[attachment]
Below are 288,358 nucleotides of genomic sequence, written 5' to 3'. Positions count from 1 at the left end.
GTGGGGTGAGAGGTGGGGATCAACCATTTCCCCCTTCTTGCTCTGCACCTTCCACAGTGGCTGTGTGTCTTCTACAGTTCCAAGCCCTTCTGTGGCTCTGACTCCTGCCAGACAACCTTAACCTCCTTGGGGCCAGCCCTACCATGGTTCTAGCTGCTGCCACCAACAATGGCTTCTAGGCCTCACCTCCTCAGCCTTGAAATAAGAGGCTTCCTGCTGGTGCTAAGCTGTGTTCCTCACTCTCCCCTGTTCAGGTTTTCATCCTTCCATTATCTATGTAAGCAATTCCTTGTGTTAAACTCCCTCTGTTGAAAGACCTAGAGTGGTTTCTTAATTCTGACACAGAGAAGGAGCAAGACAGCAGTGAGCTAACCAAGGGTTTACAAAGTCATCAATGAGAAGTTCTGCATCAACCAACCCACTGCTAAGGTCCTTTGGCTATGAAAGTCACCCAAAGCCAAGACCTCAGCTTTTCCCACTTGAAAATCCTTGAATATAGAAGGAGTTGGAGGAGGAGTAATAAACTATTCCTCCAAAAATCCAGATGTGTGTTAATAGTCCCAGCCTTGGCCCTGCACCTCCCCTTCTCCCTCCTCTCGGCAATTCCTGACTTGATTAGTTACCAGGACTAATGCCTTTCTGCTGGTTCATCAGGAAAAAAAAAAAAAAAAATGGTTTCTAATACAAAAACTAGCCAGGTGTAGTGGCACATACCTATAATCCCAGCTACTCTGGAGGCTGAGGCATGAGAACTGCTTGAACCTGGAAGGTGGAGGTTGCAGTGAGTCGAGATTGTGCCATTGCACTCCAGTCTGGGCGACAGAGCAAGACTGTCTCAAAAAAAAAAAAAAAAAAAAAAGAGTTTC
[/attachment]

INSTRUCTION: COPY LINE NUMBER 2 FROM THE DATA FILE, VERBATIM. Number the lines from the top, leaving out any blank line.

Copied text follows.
GTGGGGTGAGAGGTGGGGATCAACCATTTCCCCCTTCTTGCTCTGCACCTTCCACAGTGGCTGTGTGTCTTCTACAGTTCCAAGCCCTTCTGTGGCTCTGACTCCTGCCAGACAACCTTAACCTCCTTGGGGCCAGCCCTACCATGGTTCTAGCTGCTGCCACCAACAATGGCTTCTAGGCCTCACCTCCTCAGCCTTGAAATAAGAGGCTTCCTGCTGGTGCTAAGCTGTGTTCCTCACTCTCCCCTGTTCAGGTTTTCATCCTTCCATTATCTATGTAAGCAATTCCTTGTGTTAAACTCCCTCTGTTGAAAGACCTAGAGTGGTTTCTTAATTCTGACACAGAGAAGGAGCAAGACAGCAGTGAGCTAACCAAGGGTTTACAAAGTCATCAATGAGAAGTTCTGCATCAACCAACCCACTGCTAAGGTCCTTTGGCTATGAAAGTCACCCAAAGCCAAGACCTCAGCTTTTCCCACTTGAAAATCCTTGAATATAGAAGGAGTTGGAGGAGGAGTAATAAACTATTCCTCCAAAAATCCAGATGTGTGTTAATAGTCCCAGCCTTGGCCCTGCACCTCCCCTTCTCCCTCCTCTCGGCAATTCCTGACTTGATTAGTTACCAGGACTAATGCCTTTCTGCTGGTTCATCAGGAAAAAAAAAAAAAAAAATGGTTTCTAATACAAAAACTAGCCAGGTGTAGTGGCACATACCTATAATCCCAGCTACTCTGGAGGCTGAGGCATGAGAACTGCTTGAACCTGGAAGGTGGAGGTTGCAGTGAGTCGAGATTGTGCCATTGCACTCCAGTCTGGGCGACAGAGCAAGACTGTCTCAAAAAAAAAAAAAAAAAAAAAAGAGTTTC